f Koffas Group at RPI

Dr. Mattheos A. G. Koffas

Career Development Associate Professor

Office: CBIS 4005D
Phone: 518-276-2220
E-mail: koffam@rpi.edu

B.S. National Technical University, Athens, Greece, 1994
Ph.D. Massachusetts Institute of Technology, 2000

Professor Mattheos Koffas, Ph.D., received his B.S. degree in Chemical Engineering from the National Technical University in Athens, Greece in 1994. He then joined the graduate program of the Department of Chemical Engineering at MIT where he worked on improving amino acid biosynthesis from Corynebacterium glutamicum. After completing his Ph.D. in 2000, he joined DuPont's Central Research and Development as a research scientist where he worked on engineering the carotenoid biosynthesis of an obligate methanotroph. In August of 2002 he joined the faculty of the Department of Chemical and Biological Engineering at SUNY Buffalo, as a tenure-track Assistant Professor, and was promoted to Associate Professor with tenure in the summer of 2008. In January of 2011, Prof. Koffas moved to his current position at RPI. In his research career, Dr. Koffas has worked with a variety of microorganisms and natural products including sulftated glycosaminoglycans, amino acids, polyphenols, fatty acids and terpenoids. He has published more than 170 peer-reviewed publications, more than 10 book chapters and holds 14 patents. He is co-Editor in Chief of Metabolic Engineering Communications, specialty Editor in Chief of Frontiers in Synthetic Biology and Editor of Biotechnology Advances. He is a member of the Editorials Boards of various Journals in the area of Bioengineering. His research has been funded by Federal agencies (ARPA-E, NSF, NIH), the State of New York (NYStem) and industrial partners (Evonik, Firstwave Technologies and Chromadex).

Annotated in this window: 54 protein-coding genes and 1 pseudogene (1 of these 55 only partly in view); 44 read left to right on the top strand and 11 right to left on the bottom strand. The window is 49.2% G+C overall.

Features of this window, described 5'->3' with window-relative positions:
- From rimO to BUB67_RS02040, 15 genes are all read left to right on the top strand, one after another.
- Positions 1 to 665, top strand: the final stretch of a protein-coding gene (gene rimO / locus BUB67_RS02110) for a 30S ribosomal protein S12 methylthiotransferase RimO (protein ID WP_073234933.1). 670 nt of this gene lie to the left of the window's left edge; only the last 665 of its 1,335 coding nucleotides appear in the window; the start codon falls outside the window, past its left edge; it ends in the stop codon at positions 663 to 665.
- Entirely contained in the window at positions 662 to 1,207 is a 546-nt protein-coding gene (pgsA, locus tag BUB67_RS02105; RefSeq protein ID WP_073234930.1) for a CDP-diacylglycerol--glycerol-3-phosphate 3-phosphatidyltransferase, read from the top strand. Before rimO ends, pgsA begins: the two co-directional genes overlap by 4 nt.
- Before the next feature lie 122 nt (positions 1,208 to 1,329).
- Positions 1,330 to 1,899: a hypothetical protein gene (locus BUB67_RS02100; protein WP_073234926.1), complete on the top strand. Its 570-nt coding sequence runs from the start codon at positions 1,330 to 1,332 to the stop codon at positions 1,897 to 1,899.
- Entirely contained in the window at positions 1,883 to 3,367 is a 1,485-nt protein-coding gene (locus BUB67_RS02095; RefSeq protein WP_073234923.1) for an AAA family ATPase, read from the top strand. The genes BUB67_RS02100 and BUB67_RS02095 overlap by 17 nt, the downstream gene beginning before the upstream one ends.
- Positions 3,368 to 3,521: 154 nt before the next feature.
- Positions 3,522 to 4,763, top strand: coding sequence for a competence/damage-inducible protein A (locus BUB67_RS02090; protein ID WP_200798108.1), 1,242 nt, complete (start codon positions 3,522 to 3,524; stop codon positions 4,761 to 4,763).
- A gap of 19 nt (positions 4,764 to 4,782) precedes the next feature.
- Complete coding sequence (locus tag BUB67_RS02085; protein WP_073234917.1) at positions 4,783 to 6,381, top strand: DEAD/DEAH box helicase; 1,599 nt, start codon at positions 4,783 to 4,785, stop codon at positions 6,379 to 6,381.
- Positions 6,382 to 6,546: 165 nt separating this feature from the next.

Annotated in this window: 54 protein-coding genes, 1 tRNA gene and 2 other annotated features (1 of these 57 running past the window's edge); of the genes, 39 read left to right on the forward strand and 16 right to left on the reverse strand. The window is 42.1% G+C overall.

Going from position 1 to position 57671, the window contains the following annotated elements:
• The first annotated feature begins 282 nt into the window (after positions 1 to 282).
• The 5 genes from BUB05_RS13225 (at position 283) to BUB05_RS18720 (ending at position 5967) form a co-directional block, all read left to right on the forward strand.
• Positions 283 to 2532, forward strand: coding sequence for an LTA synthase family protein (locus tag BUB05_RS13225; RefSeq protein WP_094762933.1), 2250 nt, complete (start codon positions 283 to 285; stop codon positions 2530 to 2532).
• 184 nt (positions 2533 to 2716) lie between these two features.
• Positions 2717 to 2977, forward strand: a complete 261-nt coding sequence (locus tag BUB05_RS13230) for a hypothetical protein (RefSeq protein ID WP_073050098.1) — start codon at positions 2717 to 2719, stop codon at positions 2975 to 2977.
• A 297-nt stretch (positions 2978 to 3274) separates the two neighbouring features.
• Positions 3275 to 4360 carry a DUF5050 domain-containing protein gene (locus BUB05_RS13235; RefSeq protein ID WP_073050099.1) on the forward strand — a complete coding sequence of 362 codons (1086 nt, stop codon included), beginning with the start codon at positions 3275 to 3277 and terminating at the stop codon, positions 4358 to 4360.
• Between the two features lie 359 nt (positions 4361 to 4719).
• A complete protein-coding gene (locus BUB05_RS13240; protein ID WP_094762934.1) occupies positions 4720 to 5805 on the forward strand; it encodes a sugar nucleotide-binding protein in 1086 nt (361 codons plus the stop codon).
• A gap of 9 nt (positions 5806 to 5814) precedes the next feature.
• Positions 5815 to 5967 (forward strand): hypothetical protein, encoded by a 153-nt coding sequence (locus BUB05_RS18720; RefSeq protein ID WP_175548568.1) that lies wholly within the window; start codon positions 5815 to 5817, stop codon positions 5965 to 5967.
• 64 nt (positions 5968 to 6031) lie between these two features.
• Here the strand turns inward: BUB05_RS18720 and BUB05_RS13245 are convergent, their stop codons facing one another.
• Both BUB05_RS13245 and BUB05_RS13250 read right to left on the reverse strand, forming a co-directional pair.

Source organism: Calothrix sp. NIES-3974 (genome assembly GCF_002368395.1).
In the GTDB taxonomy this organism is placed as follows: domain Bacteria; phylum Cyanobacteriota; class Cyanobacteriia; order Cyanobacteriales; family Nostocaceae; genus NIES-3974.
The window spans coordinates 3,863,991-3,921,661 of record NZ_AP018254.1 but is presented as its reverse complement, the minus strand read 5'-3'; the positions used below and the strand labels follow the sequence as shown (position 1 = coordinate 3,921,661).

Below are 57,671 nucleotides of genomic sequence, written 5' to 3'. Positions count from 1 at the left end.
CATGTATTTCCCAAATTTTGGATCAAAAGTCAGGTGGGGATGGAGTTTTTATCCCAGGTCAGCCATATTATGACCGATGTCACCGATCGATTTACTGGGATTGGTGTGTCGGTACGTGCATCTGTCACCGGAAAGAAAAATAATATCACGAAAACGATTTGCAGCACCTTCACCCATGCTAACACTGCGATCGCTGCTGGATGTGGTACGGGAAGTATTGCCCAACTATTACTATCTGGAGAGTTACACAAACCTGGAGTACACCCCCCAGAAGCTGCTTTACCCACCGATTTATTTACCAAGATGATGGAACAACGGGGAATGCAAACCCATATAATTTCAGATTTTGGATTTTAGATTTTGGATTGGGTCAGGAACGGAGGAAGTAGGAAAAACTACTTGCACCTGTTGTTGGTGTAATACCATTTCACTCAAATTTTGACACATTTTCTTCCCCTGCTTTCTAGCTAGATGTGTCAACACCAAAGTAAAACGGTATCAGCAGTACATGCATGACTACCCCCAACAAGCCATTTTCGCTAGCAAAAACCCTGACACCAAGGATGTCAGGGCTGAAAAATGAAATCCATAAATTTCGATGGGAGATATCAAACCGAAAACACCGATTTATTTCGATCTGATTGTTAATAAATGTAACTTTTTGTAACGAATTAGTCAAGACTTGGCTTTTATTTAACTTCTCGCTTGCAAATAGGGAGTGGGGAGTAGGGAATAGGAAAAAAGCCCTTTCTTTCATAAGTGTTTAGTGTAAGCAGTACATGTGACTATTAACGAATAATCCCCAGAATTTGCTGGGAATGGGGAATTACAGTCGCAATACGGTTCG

Research Interests
Metabolic Engineering, Synthetic Biology, Industrial Microbiology, Natural Products
Current Research
The overall research effort is focused on Network, Metabolic and Cellular Engineering that aims at improvement of cellular properties or design new metabolic circuits using synthetic biology tools. More specifically, our research encompasses two broad themes: the biosynthesis of natural products from animal and plant species, and the development of microbial systems that can utilize different forms of waste (plastic waste, greenhouse gases etc.) as carbon and energy source. In the area of natural products biosynthesis, our lab has pioneered the animal-free production of animal sulfated glycosaminoglycans, such as chondroitin sulfate and heparin, as well as spider silk proteins and elastins. In the area of plant natural products, our lab was the first to demonstrate the biosynthesis of numerous polyphenolic compounds, such as flavonoids, stilbenes, curcuminoids and anthocyanins. In all cases, we use such natural products for the development of novel metabolic engineering techniques that include: protein engineering of plant P450s and glycoproteins, dynamic regulation of metabolic pathways for improving production titers and yields, and the development of engineered co-cultures for division of labor among microbial species.
Additional profiles available:

Faculty Profile -- RPI
Faculty Profile -- Biology Department
Faculty Profile -- Biotechnology Institute

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